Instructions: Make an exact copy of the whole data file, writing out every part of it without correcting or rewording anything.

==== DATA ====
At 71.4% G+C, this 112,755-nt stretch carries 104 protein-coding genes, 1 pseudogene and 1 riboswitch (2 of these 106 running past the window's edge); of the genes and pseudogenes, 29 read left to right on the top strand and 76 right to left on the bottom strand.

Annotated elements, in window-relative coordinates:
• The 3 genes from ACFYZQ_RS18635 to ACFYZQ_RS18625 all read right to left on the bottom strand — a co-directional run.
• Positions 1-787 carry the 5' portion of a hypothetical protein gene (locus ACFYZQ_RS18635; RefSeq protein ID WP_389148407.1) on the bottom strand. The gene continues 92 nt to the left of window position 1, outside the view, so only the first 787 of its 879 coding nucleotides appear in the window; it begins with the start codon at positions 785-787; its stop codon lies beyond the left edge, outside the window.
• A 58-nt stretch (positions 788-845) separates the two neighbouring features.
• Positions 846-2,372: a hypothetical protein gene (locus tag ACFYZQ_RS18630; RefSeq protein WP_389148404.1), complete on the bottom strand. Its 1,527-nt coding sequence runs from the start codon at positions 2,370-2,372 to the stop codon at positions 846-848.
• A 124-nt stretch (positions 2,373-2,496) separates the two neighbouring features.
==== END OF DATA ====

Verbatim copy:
At 71.4% G+C, this 112,755-nt stretch carries 104 protein-coding genes, 1 pseudogene and 1 riboswitch (2 of these 106 running past the window's edge); of the genes and pseudogenes, 29 read left to right on the top strand and 76 right to left on the bottom strand.

Annotated elements, in window-relative coordinates:
• The 3 genes from ACFYZQ_RS18635 to ACFYZQ_RS18625 all read right to left on the bottom strand — a co-directional run.
• Positions 1-787 carry the 5' portion of a hypothetical protein gene (locus ACFYZQ_RS18635; RefSeq protein ID WP_389148407.1) on the bottom strand. The gene continues 92 nt to the left of window position 1, outside the view, so only the first 787 of its 879 coding nucleotides appear in the window; it begins with the start codon at positions 785-787; its stop codon lies beyond the left edge, outside the window.
• A 58-nt stretch (positions 788-845) separates the two neighbouring features.
• Positions 846-2,372: a hypothetical protein gene (locus tag ACFYZQ_RS18630; RefSeq protein WP_389148404.1), complete on the bottom strand. Its 1,527-nt coding sequence runs from the start codon at positions 2,370-2,372 to the stop codon at positions 846-848.
• A 124-nt stretch (positions 2,373-2,496) separates the two neighbouring features.